The Agriculture Improvement Act of 2018 (the farm bill) in the States legalized the production of low-THC hemp (that which falls under 0.3%) for industrial purposes. This law was passed on a federal level, and thus applies to all of the states. As a consequence, hemp oil is now available in huge quantities and varieties. Though, this is not the same as CBD oil—and the same plants are not used in the production of both hemp fibre/seeds and CBD-rich flowers.
2018 Farm Bill
The top uses for hemp are:
Now, where we place CBD on the hemp vs weed argument is a matter of contention. Legally, CBD-producing plants tend to fall into the hemp category. But in nearly all of their other characteristics, these plants are much more similar to marijuana. However, if we take the legal definitions for hemp, then yes, hemp is used to produce the lion’s share of the world’s CBD products.
These days, some industrial hemp producers are extracting CBD from leftover material and marketing it as “CBD oil”. These products are generally considered to be of lower quality—with reduced concentrations, and higher risk of contamination—than CBD oil harvested from plants specifically grown for medicinal use.
The specific order of crop rotation and types of crops being rotated with hemp will depend on the location of the farm. Hemp is also used as a rotational crop at farms where it is not the primary agricultural product.
As part of the Agriculture Improvement Act of 2018 (aka the 2018 Farm Bill), the Hemp Farming Act of 2018 reclassified hemp (with less than 0.3% THC) from Schedule I, the federal government’s most restrictive classification of controlled substances, which are considered highly prone to abuse and without medicinal benefits. This move to federally legalize hemp allowed for its cultivation and distribution as a legal agricultural product.
Hemp produces a broad range of cannabinoids, including tetrahydrocannabinol (THC), the intoxicating cannabinoid in marijuana. However, hemp does not produce enough THC to create intoxicating effects.
Callaway, J. C. “Hempseed as a Nutritional Resource: An Overview.” Euphytica , vol. 140, no. 1-2, 2004, pp. 65–72., doi:10.1007/s10681-004-4811-6.
Hemp stalks are processed through decorticating, a multistep method for removing the long fibers from the rest of the plant. This can involve field retting, a process in which the plants are cut and laid out in the field for four to six weeks. During this time, any bacteria on the plant’s surface will break down the outer layer of the stalk. The retted stalks are then dried.
The country has a licensing program for those interested in growing certain cultivars of hemp that contain less than 0.35% THC.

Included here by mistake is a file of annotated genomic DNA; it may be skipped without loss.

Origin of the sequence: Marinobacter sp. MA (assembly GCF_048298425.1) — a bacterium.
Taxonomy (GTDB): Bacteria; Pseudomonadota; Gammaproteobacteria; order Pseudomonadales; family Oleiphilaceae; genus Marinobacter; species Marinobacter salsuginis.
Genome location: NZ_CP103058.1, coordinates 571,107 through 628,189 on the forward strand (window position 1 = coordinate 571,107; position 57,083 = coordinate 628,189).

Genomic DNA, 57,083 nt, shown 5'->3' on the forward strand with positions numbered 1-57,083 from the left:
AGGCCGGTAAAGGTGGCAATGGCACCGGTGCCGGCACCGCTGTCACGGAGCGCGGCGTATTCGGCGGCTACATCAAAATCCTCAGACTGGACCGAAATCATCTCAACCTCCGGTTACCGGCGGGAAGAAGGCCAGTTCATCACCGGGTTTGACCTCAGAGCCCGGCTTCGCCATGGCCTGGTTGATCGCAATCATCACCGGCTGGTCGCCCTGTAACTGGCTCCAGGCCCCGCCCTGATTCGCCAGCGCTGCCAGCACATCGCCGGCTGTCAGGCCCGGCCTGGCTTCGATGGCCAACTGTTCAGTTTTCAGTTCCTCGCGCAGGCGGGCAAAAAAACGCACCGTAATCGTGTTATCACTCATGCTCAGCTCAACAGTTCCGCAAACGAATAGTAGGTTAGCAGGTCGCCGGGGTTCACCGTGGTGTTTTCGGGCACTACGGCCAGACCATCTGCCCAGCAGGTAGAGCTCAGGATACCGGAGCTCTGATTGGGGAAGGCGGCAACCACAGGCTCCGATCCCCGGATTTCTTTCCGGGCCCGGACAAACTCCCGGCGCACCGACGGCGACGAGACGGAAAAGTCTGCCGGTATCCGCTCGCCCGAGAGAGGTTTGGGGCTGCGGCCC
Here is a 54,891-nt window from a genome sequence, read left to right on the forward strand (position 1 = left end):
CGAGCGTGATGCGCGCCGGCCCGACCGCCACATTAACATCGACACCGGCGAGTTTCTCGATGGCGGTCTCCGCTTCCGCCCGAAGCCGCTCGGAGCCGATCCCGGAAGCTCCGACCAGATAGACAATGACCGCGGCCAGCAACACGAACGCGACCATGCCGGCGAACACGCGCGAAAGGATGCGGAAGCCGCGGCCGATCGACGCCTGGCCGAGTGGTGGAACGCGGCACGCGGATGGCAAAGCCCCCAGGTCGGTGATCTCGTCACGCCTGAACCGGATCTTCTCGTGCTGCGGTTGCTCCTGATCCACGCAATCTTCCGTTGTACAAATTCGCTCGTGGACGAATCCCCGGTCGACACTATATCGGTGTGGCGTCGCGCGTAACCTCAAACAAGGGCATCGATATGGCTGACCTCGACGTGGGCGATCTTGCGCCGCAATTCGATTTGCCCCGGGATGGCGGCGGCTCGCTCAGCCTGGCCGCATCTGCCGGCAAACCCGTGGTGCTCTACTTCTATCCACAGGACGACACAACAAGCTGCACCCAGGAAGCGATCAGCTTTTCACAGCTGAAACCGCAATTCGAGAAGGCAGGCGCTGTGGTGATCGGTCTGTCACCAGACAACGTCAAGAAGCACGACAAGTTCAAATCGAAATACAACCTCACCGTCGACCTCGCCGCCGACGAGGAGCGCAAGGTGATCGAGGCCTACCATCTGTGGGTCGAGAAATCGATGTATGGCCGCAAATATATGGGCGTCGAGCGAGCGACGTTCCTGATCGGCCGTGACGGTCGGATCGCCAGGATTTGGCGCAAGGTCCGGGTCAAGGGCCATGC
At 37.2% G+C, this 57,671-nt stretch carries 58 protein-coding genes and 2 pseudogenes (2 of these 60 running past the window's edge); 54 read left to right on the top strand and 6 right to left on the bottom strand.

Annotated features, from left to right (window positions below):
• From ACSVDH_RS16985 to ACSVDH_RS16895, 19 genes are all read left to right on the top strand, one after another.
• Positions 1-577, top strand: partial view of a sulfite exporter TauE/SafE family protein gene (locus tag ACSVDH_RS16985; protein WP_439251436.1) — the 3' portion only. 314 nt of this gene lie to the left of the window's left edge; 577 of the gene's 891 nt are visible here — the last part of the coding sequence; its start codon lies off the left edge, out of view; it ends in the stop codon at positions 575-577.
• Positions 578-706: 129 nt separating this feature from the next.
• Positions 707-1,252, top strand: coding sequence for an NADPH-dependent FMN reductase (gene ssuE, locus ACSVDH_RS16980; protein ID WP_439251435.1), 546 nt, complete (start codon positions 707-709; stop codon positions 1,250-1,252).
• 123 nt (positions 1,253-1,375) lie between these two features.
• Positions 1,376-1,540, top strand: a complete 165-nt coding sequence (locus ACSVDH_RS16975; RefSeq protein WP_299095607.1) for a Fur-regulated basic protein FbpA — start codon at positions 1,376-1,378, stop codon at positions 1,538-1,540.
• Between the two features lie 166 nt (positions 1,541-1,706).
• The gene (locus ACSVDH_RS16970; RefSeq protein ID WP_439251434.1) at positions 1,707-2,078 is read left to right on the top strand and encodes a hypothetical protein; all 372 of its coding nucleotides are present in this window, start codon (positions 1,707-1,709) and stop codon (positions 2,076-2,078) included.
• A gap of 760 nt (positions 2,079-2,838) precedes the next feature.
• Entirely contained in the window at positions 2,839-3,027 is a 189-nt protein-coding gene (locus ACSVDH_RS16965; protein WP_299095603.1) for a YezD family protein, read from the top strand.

Many countries differentiate hemp from marijuana by the amount of THC produced by the plant. In the US, industrial hemp is defined as Cannabis sativa L. that does not contain more than 0.3% THC. The European Union has set the limit at 0.2%, while in the UK the limit is zero, unless growers have a cultivation license to grow industrial hemp with no more than 0.2% THC.
Difference explained in official terms
Sativa strains are typically taller, loosely branched, and have long, narrow leaves. They are usually grown outdoors and can reach heights of up to 20 feet. Sativa plants typically have a higher concentration of CBD enzymes, essentially causing no mind-altering effect.
Psychoactive cannabis, or “marijuana” as it is widely known, is used for medicinal or recreational purposes. Many states are slowly legalizing recreational marijuana, but marijuana remains federally illegal. An amendment to the 2018 Farm Bill legalized hemp in the U.S.
Hemp is now fully legal at the federal level, though many state and federal regulations and policies are still behind the times. Meanwhile, marijuana is slowly becoming legal state by state, and could someday be federally legal too.
Tetrahydrocannabinol, also called THC, is the chemical responsible for marijuana’s psychological effects. An average batch of marijuana contains anywhere from 5-20% THC content. Some premium marijuana can have up to 25-30% THC.
In the Controlled Substances Act, marijuana was grouped with all types of cannabis and was made illegal to grow in the US. This, unfortunately, classified hemp as a drug even though it doesn’t include any of the chemicals that make marijuana a drug.
Today, hemp can be used in variety of ways that marijuana cannot. These include healthy dietary supplements, skin products, clothing, and accessories. Today, you can buy legal hemp products not just online, but in many grocery stores and everyday businesses. Overall, hemp is known to have over 25,000 possible applications.